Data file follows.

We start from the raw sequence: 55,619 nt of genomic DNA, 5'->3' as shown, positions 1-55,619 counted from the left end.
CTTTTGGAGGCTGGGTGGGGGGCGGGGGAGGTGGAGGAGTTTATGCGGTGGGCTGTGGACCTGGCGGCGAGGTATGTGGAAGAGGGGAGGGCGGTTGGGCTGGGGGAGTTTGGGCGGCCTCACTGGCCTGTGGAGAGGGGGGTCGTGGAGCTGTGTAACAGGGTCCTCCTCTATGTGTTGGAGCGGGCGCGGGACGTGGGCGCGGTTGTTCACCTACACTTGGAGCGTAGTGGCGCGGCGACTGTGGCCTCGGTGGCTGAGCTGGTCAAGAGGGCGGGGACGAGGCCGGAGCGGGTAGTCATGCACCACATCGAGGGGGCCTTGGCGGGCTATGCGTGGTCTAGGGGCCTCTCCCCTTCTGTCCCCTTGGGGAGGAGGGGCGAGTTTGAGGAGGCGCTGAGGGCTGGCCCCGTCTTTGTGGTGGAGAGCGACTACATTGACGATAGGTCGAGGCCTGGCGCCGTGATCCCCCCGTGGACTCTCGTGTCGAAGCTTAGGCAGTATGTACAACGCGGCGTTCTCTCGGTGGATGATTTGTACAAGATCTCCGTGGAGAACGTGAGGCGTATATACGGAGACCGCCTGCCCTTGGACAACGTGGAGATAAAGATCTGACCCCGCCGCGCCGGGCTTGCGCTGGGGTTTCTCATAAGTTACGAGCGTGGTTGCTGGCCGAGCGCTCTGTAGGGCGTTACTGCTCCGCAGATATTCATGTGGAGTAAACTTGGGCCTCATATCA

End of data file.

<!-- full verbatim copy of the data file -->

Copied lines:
We start from the raw sequence: 55,619 nt of genomic DNA, 5'->3' as shown, positions 1-55,619 counted from the left end.
CTTTTGGAGGCTGGGTGGGGGGCGGGGGAGGTGGAGGAGTTTATGCGGTGGGCTGTGGACCTGGCGGCGAGGTATGTGGAAGAGGGGAGGGCGGTTGGGCTGGGGGAGTTTGGGCGGCCTCACTGGCCTGTGGAGAGGGGGGTCGTGGAGCTGTGTAACAGGGTCCTCCTCTATGTGTTGGAGCGGGCGCGGGACGTGGGCGCGGTTGTTCACCTACACTTGGAGCGTAGTGGCGCGGCGACTGTGGCCTCGGTGGCTGAGCTGGTCAAGAGGGCGGGGACGAGGCCGGAGCGGGTAGTCATGCACCACATCGAGGGGGCCTTGGCGGGCTATGCGTGGTCTAGGGGCCTCTCCCCTTCTGTCCCCTTGGGGAGGAGGGGCGAGTTTGAGGAGGCGCTGAGGGCTGGCCCCGTCTTTGTGGTGGAGAGCGACTACATTGACGATAGGTCGAGGCCTGGCGCCGTGATCCCCCCGTGGACTCTCGTGTCGAAGCTTAGGCAGTATGTACAACGCGGCGTTCTCTCGGTGGATGATTTGTACAAGATCTCCGTGGAGAACGTGAGGCGTATATACGGAGACCGCCTGCCCTTGGACAACGTGGAGATAAAGATCTGACCCCGCCGCGCCGGGCTTGCGCTGGGGTTTCTCATAAGTTACGAGCGTGGTTGCTGGCCGAGCGCTCTGTAGGGCGTTACTGCTCCGCAGATATTCATGTGGAGTAAACTTGGGCCTCATATCA